Best of 2015: GoodTherapy.org’s Top 10 Websites for Help with Depression

GoodTherapy.org's list of top depression websites for 2015Depression is a mental health issue that many people experience with varying levels of severity. It can occur as a symptom of another mental health condition, as the result of an event such as a death or divorce, or as an isolated issue with observable symptoms. Depression can follow a seasonal pattern and last a few months, or it can last years as a mild or severely debilitating condition. Although the range of experiences with depression vary greatly, it’s a prevalent mental health issue that affects people regardless of culture, ethnicity, and socioeconomic background. Worldwide, the World Health Organization (WHO) estimates that depression affects 350 million people, and the organization classifies it as a leading cause of disability and a major contributor to the global burden of disease.

Despite the widespread prevalence of depression, it is a treatable condition in many cases. An article published in the scholarly journal Cancer Nursing estimates that approximately 80-90% of people experiencing depression can be treated with psychotherapy, psychotropic medication, somatic interventions, or a combination of those methods. The WHO says that although effective treatments for depression exist, less than half of those who experience it—in many countries less than 10%—receive depression treatment. Some common barriers to access include social stigma, lack of resources, lack of trained providers, and inaccurate diagnosis.

GoodTherapy.org strives to bring visibility to available depression resources online, in addition to providing a space where those experiencing depression can find a trained mental health professional to connect with. It is with this in mind, and in accordance with our mission and vision of removing the stigma attached to depression and its treatment, that we present our list of the 10 best online resources for depression in 2015. Those included were selected on the basis of quality, depth of content, presentation, and functionality. Additionally, some selections were suggested by GoodTherapy.org readers.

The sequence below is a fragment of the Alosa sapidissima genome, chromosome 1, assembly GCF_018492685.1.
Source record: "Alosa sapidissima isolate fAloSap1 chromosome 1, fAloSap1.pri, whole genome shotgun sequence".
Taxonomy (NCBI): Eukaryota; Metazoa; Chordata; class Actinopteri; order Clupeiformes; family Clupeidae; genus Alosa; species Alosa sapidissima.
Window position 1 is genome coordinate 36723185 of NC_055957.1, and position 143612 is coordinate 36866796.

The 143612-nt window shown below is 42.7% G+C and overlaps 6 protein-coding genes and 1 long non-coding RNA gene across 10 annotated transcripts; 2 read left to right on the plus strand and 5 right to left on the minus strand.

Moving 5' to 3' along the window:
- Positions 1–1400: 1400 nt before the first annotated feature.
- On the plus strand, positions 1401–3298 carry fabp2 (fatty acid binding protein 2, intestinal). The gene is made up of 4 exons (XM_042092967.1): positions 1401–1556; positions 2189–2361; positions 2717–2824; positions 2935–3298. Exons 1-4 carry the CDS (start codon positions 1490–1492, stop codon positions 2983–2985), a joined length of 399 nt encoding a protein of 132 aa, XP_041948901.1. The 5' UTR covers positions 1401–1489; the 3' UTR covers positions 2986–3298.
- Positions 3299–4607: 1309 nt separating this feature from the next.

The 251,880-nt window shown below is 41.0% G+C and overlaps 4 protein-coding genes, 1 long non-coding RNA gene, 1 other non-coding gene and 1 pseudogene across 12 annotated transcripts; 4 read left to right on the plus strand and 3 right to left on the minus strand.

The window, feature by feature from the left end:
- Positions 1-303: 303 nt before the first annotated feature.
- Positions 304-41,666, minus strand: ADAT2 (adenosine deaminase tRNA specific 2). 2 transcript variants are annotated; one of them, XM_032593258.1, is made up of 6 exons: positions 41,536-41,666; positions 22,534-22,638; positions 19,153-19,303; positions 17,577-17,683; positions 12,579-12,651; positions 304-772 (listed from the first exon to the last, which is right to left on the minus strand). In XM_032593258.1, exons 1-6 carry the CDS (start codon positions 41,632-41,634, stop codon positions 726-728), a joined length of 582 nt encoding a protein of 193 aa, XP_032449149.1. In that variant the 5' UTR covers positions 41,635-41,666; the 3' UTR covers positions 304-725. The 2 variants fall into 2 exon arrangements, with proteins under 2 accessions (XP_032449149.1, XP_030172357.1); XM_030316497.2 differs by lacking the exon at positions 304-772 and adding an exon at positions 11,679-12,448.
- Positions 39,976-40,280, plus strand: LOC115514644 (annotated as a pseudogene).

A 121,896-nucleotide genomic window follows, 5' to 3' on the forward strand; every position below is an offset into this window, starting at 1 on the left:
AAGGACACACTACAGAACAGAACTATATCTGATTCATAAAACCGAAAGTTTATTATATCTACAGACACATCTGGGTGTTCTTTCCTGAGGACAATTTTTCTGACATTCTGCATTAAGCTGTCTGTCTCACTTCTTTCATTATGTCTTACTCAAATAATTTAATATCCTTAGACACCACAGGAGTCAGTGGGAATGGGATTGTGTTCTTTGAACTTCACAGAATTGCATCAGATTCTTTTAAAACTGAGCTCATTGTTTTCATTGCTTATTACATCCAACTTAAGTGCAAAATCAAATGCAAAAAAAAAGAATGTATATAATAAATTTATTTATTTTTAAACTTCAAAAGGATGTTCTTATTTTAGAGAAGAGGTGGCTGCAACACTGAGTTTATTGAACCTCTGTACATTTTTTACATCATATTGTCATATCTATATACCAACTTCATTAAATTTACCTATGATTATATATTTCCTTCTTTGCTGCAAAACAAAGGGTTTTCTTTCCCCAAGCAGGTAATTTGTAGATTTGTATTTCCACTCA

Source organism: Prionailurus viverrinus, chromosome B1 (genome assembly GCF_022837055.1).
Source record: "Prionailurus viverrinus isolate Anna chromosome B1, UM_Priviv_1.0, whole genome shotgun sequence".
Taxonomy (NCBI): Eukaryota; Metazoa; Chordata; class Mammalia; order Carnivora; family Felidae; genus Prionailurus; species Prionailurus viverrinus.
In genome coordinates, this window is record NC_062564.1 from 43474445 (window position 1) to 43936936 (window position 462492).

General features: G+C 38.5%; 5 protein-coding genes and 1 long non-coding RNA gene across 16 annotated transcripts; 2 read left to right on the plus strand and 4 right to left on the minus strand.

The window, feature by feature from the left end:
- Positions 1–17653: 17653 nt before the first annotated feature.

• Depression and Bipolar Support Alliance: The Depression and Bipolar Support Alliance (DBSA) is a peer-directed national organization that focuses on two of the most prevalent mental health conditions. According to the organization, more than 21 million Americans are affected by bipolar and depression. DBSA provides a variety of resources for those experiencing depression and bipolar, their friends and family, and for professionals treating the conditions.
  • Depression Marathon: Since 2008, the author of Depression Marathon has been sharing her journey of self-discovery and re-creation “within the confines of depression,” as she puts it. The drive behind the inspirational blog is to reduce the stigma and improve the understanding and treatment of mental health issues.
  • Depression Forums: Sometimes the best words to hear during a journey of healing are, “Me too.” These words can reduce isolation, normalize feelings, and help people understand they are not alone when experiencing a mental health issue. A team of about 15 volunteer moderators at Depression Forums helps facilitate online discussions focused on mental health and depression that often lead to these two powerful words.
  • Depression Alliance: This U.K.-based organization seeks to end the loneliness and isolation that often accompanies depression. Visitors to the site can meet and chat with others locally, find a self-help group, or spend some time learning about depression and treatments for it. Additionally, Depression Alliance does advocacy work to eradicate the stigma of depression.
  • Students Against Depression: The website for this organization was created in the memories of Charlie Waller and Matthew Wood, two young men who died of suicide in 1997 and 2004, respectively. Their families started the Students Against Depression project in hopes of reaching young adults experiencing depression and suicidal thinking. The site offers advice, information, guidance, and resources for those affected by depression and suicidal ideation.
  • The Kelty Patrick Dennehy Foundation: On March 2, 2001, Kelty Dennehy died by suicide at 17 after experiencing depression. His parents, Kerry and Ginny Dennehy, founded The Kelty Patrick Dennehy Foundation the same year. Since its creation, the foundation has raised nearly $7 million to go toward care, education, and research projects for young people experiencing mental health issues.
  • Right Direction: Developed through a collaborative effort between the Partnership for Workplace Mental Health, an American Psychiatric Foundation program, and Employers Health, Right Direction is an initiative focused on promoting awareness about depression in the workplace. The site helps employers promote wellness and better understand and reduce their stigma toward depression.